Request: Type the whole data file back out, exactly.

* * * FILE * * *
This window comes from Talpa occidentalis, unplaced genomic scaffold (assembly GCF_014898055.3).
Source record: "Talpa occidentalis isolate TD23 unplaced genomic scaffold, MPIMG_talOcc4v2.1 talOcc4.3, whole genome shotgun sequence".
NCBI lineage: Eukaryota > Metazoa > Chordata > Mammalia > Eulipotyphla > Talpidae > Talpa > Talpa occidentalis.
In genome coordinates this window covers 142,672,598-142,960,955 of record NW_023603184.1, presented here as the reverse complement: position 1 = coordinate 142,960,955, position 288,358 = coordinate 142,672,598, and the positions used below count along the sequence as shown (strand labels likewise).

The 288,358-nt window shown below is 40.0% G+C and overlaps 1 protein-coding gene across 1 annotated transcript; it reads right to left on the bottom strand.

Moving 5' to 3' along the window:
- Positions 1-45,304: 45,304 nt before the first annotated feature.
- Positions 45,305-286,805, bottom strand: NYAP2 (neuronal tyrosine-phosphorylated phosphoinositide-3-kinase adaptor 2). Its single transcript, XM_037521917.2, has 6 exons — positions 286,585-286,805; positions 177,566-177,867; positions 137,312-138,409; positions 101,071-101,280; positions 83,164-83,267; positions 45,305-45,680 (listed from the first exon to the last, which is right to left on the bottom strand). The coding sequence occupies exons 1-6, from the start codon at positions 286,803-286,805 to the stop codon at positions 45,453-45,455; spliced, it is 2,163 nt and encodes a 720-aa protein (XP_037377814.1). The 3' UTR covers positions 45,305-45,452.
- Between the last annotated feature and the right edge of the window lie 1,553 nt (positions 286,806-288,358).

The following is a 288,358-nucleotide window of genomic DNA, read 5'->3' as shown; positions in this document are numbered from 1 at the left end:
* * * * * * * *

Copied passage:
This window comes from Talpa occidentalis, unplaced genomic scaffold (assembly GCF_014898055.3).
Source record: "Talpa occidentalis isolate TD23 unplaced genomic scaffold, MPIMG_talOcc4v2.1 talOcc4.3, whole genome shotgun sequence".
NCBI lineage: Eukaryota > Metazoa > Chordata > Mammalia > Eulipotyphla > Talpidae > Talpa > Talpa occidentalis.
In genome coordinates this window covers 142,672,598-142,960,955 of record NW_023603184.1, presented here as the reverse complement: position 1 = coordinate 142,960,955, position 288,358 = coordinate 142,672,598, and the positions used below count along the sequence as shown (strand labels likewise).

The 288,358-nt window shown below is 40.0% G+C and overlaps 1 protein-coding gene across 1 annotated transcript; it reads right to left on the bottom strand.

Moving 5' to 3' along the window:
- Positions 1-45,304: 45,304 nt before the first annotated feature.
- Positions 45,305-286,805, bottom strand: NYAP2 (neuronal tyrosine-phosphorylated phosphoinositide-3-kinase adaptor 2). Its single transcript, XM_037521917.2, has 6 exons — positions 286,585-286,805; positions 177,566-177,867; positions 137,312-138,409; positions 101,071-101,280; positions 83,164-83,267; positions 45,305-45,680 (listed from the first exon to the last, which is right to left on the bottom strand). The coding sequence occupies exons 1-6, from the start codon at positions 286,803-286,805 to the stop codon at positions 45,453-45,455; spliced, it is 2,163 nt and encodes a 720-aa protein (XP_037377814.1). The 3' UTR covers positions 45,305-45,452.
- Between the last annotated feature and the right edge of the window lie 1,553 nt (positions 286,806-288,358).

The following is a 288,358-nucleotide window of genomic DNA, read 5'->3' as shown; positions in this document are numbered from 1 at the left end: